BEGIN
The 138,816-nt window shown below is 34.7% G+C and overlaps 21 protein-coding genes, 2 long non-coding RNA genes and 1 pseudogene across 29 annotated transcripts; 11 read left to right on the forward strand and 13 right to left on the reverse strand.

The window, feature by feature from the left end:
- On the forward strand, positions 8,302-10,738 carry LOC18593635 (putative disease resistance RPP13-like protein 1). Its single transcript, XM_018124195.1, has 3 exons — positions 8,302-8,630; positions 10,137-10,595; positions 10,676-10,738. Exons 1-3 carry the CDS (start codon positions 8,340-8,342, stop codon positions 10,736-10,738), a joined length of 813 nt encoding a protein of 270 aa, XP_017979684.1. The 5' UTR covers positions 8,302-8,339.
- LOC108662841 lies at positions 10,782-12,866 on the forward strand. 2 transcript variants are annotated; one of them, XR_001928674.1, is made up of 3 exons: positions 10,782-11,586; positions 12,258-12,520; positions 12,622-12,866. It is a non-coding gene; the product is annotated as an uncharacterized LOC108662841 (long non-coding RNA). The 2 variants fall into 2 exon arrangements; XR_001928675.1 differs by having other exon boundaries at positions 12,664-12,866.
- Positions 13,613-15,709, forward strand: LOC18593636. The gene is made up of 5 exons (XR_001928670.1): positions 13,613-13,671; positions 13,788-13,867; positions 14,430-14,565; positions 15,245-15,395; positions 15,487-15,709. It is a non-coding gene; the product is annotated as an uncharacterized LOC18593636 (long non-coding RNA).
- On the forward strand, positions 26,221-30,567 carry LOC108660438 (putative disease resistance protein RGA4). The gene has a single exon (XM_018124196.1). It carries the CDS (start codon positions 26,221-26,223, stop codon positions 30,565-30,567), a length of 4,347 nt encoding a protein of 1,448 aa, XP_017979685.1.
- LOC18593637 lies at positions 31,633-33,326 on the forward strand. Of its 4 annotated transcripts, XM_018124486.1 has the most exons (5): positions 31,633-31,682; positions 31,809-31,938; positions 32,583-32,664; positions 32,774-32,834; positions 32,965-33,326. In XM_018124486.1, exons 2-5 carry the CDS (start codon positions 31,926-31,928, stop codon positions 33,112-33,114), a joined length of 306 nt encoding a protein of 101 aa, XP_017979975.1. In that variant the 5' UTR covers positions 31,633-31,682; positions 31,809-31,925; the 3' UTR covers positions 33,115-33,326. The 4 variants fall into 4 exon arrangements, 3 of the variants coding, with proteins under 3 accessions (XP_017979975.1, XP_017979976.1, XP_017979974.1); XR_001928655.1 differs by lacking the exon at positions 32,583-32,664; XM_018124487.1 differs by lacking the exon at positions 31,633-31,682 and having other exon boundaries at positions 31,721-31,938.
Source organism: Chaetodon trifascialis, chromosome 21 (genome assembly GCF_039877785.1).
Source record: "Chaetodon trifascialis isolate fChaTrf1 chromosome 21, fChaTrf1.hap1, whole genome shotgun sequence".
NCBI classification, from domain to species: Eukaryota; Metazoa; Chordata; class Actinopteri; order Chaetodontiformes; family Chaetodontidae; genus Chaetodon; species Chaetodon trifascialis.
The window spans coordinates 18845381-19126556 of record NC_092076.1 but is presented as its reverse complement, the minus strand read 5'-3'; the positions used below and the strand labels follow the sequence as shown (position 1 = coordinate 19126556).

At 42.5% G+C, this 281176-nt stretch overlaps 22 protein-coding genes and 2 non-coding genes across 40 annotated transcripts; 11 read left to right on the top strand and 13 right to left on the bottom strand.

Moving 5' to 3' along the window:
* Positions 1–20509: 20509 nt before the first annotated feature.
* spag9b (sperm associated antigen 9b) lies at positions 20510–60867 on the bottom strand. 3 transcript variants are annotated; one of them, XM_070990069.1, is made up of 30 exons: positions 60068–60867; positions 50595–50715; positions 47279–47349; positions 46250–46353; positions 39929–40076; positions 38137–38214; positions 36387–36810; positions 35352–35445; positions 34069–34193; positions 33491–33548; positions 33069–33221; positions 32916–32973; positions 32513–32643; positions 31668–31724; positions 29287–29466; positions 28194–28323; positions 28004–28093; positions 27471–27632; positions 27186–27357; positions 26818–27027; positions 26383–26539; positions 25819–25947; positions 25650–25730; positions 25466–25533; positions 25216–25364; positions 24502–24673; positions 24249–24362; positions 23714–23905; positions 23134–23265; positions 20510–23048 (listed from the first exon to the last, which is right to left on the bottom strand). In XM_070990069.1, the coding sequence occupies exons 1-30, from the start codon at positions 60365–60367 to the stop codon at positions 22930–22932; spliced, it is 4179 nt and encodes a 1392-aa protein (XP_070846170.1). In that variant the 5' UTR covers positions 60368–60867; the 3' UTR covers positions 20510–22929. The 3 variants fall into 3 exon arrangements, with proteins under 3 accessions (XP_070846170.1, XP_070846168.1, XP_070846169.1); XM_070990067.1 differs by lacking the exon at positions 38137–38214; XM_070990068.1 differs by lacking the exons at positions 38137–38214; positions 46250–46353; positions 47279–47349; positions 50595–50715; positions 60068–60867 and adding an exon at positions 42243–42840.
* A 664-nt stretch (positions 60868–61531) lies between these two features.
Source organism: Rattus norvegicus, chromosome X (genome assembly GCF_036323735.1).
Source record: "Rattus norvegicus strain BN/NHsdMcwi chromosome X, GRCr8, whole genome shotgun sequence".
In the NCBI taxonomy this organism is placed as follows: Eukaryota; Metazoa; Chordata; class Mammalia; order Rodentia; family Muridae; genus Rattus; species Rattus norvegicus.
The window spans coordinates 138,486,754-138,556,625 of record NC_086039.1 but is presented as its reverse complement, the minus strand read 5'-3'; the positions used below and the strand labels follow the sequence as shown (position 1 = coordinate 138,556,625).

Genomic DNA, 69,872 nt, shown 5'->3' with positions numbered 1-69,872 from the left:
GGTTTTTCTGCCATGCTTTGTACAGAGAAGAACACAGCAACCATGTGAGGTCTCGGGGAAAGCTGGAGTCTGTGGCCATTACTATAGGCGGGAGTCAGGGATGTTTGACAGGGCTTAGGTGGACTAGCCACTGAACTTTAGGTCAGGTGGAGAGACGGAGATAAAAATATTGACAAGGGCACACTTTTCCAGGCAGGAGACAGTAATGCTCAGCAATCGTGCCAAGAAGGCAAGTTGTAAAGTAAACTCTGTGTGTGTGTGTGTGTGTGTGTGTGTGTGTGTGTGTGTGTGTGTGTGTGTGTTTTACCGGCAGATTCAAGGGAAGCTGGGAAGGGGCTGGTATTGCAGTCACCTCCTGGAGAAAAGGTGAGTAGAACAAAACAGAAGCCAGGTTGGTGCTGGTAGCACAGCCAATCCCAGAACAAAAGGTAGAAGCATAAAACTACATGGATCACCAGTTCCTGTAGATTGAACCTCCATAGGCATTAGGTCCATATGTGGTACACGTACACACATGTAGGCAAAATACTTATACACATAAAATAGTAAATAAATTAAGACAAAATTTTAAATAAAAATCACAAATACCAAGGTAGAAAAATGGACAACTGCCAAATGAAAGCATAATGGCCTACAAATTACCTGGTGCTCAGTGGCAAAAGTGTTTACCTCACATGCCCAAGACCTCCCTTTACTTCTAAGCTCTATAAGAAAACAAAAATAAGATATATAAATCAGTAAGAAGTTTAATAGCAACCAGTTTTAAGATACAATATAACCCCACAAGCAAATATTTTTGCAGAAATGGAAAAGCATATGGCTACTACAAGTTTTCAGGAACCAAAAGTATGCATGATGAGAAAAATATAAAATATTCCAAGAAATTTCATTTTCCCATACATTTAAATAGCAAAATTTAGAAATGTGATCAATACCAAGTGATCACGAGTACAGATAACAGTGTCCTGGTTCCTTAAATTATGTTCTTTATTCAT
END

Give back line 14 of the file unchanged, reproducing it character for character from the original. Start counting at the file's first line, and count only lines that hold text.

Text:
* Positions 1–20509: 20509 nt before the first annotated feature.